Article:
Pandemic Makes PropTech Impossible to Ignore
Will 2020 be a defining year for PropTech?
In an article for Crunchbase News, Christine Hall draws a parallel with FinTech rising from the ashes of the 2007-08 financial crisis.
Just as FinTech companies cashed in on the uncertainty,distrust and anger at established financial systems in the wake of the recession, PropTech companies could be set for a similar redefining role in the post-COVID property industry.
Hall points to the substantial interest from investors as a sign that PropTech is being considered as the answer to the new challenges being faced by the commercial and residential real estate industries (not to mention a few old challenges that have been swept under the carpet!).
PropTech’s big appeal is thus: like many industries, the property landscape was rocked dramatically and suddenly. Fortunately, despite the unprecedented and unforeseen shifts, many PropTech solutions seem readymade for the ‘new normal’.
While it is widely acknowledged that PropTech is like a“toolkit for the real estate industry to dig into right now as it looks for ways to adapt more quickly and on a greater scale,” as suggested by MetaProp NYC General Partner Zak Schwarzman, the ‘who, what and why’ concerning which PropTech companies are likely to benefit the most are up for debate.
Jordan Nof, co-founder and Managing Partner of Tusk Venture Partners, suggests that the most successful companies will be those that help apartment owners keep rent as high as possible, be it through automated features that maximise value (such as linking smartphones to the building entrance, or introducing an ability to track utilisation across the building,to highlight which areas would provide the highest return on investment), or by helping to save money (through improved monitoring of communal utility expenses, for example).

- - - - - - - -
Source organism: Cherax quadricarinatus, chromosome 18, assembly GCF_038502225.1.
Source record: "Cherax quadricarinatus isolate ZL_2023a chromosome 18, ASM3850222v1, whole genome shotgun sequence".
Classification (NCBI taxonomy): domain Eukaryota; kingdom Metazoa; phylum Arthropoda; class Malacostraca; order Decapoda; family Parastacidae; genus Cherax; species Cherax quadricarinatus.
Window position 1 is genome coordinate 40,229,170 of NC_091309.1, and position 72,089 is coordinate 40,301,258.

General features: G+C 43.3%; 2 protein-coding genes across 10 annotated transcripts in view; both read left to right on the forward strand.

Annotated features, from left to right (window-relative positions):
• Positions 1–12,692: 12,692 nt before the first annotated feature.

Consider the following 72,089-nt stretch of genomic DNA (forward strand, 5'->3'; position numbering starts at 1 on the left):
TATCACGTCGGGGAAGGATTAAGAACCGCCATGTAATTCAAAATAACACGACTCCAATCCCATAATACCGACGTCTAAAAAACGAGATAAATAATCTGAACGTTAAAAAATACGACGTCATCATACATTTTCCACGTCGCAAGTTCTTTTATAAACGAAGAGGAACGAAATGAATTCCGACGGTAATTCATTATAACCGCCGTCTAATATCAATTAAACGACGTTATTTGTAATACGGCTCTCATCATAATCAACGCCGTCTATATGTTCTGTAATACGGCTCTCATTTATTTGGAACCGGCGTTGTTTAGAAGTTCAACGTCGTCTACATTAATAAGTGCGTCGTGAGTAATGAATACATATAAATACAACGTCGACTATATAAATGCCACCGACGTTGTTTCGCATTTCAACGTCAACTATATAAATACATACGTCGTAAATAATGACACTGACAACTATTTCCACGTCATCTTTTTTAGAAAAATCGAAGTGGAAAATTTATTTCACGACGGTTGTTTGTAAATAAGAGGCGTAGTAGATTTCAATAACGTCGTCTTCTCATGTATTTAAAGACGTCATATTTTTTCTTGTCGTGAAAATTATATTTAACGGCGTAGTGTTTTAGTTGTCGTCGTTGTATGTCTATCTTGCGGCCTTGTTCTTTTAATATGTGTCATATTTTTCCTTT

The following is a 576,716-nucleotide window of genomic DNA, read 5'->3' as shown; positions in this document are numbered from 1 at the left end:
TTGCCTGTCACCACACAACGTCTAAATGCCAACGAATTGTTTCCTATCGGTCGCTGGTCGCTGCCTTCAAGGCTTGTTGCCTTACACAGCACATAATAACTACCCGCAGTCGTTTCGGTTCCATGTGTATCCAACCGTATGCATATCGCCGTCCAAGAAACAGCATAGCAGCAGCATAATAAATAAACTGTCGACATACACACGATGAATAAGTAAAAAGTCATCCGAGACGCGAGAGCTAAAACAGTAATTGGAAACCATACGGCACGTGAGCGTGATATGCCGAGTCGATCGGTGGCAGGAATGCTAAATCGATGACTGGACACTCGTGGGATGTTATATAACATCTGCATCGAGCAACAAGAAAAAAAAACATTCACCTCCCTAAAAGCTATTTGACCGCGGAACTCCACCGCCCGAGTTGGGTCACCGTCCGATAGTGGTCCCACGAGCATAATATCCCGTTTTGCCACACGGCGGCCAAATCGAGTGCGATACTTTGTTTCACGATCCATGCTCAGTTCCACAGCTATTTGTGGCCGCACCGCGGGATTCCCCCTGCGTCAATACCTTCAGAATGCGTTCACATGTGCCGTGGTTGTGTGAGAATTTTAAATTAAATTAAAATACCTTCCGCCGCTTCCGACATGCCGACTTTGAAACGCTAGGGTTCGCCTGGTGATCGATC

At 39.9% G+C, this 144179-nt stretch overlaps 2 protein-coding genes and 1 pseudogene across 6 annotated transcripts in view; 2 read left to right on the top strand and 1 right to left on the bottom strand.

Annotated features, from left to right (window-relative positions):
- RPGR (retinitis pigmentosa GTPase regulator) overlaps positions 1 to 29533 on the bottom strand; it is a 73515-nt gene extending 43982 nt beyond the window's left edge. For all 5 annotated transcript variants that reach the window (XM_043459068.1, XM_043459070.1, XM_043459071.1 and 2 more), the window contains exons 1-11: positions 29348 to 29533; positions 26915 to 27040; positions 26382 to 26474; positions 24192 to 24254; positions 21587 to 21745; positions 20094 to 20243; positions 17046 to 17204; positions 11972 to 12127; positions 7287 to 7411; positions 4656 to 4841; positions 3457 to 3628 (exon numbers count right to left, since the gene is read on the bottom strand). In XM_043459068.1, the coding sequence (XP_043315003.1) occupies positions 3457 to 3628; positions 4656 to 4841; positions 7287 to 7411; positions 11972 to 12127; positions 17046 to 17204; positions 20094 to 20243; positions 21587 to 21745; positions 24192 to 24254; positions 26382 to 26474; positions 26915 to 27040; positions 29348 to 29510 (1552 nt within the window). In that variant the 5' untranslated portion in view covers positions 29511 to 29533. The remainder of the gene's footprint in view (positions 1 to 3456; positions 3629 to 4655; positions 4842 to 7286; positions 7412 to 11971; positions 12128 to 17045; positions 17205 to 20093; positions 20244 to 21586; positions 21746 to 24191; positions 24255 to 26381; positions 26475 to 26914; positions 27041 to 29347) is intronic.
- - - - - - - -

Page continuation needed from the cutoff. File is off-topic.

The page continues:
On the flipside, Schwarzman believes that solutions that maximize affordability are set to benefit the most.
The two sides of the coin suggest that the property market is set to be more receptive than ever to PropTech, and companies will have the support to find their niche. As Rhonda Wong, founder and CEO of Ohmyhome, surmises in Hall’s article, “the crisis has served a strong warning to those who have been reluctant to go digital or improve their management processes to allow staff members to work from home.”
At Classic Folios, we are certainly finding this to be the case, as more developers flock to Spaciable, our online portal, as a way to bind the relationship between sales and customer service teams, and homeusers. The portal also feeds into both Nof’s and Schwarzman’s predictions, by maximising the value received by homeowners, while also saving developers time and money, which can help to make their portfolio more affordable. Similarly, we are seeing a greater uptake in our CGI and VR home tours,as developers explore alternatives to physical site visits, suggesting prophetic insight from Schwarzman’s belief that solutions supporting remote working are “going to have a good time right now.”
This pandemic has wreaked havoc on the property industry butone saving grace coming out on the other side may be a somewhat delayed receptiveness to the role technology can play in helping the market move forward with the times.